“Night in Flagstaff”
We spun in glowing from the moon-bent whir of a missed exit,
our mesa-dusty hands shaking from tumbleweed storms
and the dull hunger of the long road.
Even in darkness, the pines were friendly priests—
spare men, heaven-stretching, bony and wifeless.
Layers of them lined the mountain ridges,
a green mass breathing blue-smoke shivers in prayer,
whispering admiration of star-bangles set out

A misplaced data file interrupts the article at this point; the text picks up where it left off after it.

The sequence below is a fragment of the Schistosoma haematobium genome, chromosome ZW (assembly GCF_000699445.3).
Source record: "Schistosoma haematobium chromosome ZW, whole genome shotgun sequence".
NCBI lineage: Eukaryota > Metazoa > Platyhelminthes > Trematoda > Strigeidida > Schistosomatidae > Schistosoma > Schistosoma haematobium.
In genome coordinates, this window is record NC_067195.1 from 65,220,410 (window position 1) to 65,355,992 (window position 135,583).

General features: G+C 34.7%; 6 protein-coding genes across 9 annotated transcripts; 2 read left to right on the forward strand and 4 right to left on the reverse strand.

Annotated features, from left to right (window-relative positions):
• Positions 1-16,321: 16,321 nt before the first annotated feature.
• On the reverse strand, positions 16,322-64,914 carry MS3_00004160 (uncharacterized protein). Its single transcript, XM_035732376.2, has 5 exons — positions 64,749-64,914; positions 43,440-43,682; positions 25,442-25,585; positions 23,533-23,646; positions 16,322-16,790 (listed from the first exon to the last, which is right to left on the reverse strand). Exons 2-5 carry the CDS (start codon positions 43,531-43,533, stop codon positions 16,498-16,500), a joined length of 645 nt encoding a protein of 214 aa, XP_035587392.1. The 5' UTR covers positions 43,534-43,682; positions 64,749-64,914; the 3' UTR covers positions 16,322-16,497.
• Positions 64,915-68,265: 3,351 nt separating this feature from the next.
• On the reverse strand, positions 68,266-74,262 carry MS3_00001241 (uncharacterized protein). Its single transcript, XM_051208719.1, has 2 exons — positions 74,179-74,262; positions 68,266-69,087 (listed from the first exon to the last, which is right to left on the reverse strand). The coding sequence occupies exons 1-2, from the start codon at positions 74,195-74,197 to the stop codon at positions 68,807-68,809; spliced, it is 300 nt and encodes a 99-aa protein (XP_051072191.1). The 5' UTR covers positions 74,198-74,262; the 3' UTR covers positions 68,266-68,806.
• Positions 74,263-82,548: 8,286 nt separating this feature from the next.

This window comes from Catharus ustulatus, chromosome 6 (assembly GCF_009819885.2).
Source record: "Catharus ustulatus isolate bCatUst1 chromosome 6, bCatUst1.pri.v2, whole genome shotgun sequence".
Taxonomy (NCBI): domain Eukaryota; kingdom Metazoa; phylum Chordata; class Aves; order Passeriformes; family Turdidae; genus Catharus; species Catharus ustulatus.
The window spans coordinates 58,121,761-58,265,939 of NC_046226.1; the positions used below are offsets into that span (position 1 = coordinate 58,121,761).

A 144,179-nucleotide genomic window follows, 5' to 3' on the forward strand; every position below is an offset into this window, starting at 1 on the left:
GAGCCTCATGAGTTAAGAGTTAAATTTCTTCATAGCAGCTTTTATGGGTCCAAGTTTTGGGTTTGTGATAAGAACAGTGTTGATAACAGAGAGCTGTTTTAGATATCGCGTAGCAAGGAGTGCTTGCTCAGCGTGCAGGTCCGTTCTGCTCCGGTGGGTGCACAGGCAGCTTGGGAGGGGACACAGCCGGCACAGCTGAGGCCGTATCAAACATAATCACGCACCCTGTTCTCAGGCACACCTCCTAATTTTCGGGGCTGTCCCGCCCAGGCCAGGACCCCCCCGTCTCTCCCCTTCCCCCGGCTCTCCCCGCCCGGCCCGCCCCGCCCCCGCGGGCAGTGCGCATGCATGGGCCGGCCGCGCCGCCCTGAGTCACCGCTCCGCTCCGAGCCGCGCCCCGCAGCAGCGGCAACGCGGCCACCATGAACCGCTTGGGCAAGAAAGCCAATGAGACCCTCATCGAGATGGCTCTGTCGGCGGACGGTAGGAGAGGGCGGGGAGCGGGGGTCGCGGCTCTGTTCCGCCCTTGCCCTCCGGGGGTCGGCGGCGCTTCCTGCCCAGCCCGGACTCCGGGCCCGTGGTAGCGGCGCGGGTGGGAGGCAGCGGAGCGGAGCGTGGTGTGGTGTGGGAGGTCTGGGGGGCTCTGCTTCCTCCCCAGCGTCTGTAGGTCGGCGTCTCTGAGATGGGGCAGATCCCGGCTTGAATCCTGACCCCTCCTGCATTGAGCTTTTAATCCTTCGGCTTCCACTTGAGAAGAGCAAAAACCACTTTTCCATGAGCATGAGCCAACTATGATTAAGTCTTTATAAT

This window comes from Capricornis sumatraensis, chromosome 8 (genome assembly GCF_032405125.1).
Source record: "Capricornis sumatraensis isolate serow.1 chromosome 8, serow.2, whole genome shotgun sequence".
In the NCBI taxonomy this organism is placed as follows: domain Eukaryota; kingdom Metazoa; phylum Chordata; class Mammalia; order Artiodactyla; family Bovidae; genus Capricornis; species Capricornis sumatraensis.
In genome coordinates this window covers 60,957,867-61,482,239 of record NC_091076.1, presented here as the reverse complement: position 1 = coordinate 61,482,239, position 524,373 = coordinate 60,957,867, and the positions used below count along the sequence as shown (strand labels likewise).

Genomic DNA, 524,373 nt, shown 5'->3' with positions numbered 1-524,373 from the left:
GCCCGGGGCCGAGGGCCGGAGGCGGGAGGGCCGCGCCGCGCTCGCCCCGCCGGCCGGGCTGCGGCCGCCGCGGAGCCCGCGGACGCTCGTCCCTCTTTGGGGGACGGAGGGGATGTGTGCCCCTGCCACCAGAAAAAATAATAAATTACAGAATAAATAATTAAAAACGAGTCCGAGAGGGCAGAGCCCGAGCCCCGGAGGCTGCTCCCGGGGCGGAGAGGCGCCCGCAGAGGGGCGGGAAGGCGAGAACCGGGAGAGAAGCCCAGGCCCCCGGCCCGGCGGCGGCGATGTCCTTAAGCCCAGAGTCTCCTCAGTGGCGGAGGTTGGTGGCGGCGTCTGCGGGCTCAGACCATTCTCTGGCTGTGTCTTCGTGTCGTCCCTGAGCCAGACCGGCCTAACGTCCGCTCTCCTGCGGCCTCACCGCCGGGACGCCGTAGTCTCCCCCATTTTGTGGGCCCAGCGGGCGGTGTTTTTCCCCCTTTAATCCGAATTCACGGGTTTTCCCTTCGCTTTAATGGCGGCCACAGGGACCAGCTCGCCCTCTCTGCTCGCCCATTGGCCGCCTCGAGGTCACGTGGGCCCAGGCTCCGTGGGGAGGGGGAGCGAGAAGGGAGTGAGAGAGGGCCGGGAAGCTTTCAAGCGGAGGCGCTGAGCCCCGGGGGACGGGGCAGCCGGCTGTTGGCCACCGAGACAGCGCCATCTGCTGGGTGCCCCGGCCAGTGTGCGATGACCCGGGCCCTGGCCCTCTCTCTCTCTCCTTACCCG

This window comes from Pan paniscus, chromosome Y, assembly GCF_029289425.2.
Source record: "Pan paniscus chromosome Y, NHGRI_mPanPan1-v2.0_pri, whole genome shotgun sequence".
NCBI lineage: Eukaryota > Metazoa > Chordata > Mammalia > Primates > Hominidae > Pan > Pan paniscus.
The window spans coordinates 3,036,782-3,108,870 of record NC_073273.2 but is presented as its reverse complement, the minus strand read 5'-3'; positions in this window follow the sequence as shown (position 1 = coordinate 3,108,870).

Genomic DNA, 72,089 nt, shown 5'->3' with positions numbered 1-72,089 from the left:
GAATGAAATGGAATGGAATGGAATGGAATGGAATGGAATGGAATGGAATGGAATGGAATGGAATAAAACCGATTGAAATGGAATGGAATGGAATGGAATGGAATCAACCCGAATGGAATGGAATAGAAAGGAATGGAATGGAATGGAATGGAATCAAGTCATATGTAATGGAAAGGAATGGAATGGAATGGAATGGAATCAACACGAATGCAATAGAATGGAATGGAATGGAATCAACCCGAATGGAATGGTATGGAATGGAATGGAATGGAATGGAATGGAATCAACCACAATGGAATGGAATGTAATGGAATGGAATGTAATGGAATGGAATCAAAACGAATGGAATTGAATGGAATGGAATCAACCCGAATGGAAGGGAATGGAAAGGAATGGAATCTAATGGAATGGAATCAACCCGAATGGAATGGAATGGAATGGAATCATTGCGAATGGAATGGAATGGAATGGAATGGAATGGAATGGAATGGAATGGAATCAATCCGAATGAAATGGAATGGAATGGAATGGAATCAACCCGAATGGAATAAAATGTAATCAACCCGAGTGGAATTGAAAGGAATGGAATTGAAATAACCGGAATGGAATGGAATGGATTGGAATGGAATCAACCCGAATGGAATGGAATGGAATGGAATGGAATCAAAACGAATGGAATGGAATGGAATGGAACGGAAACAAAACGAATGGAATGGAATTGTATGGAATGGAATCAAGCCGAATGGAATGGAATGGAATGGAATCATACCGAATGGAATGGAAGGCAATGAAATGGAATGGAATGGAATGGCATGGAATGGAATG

against the falling clavicle of horizon, and then—
the flickering blue flames of its slow inhale,
until the tallest pine pierced it at last in the morning,
soft hail unburdening the sun of its brightness,
releasing the stretched spines of the hungry pines,
meeting the earth at its highest and lowest.
The earth held still meeting the sky.
But if it could have moved,
it would have gotten bigger,
vibrating up into and around the hail.
The pine men were hungry still
and the ground beginning to freeze
when we drove away.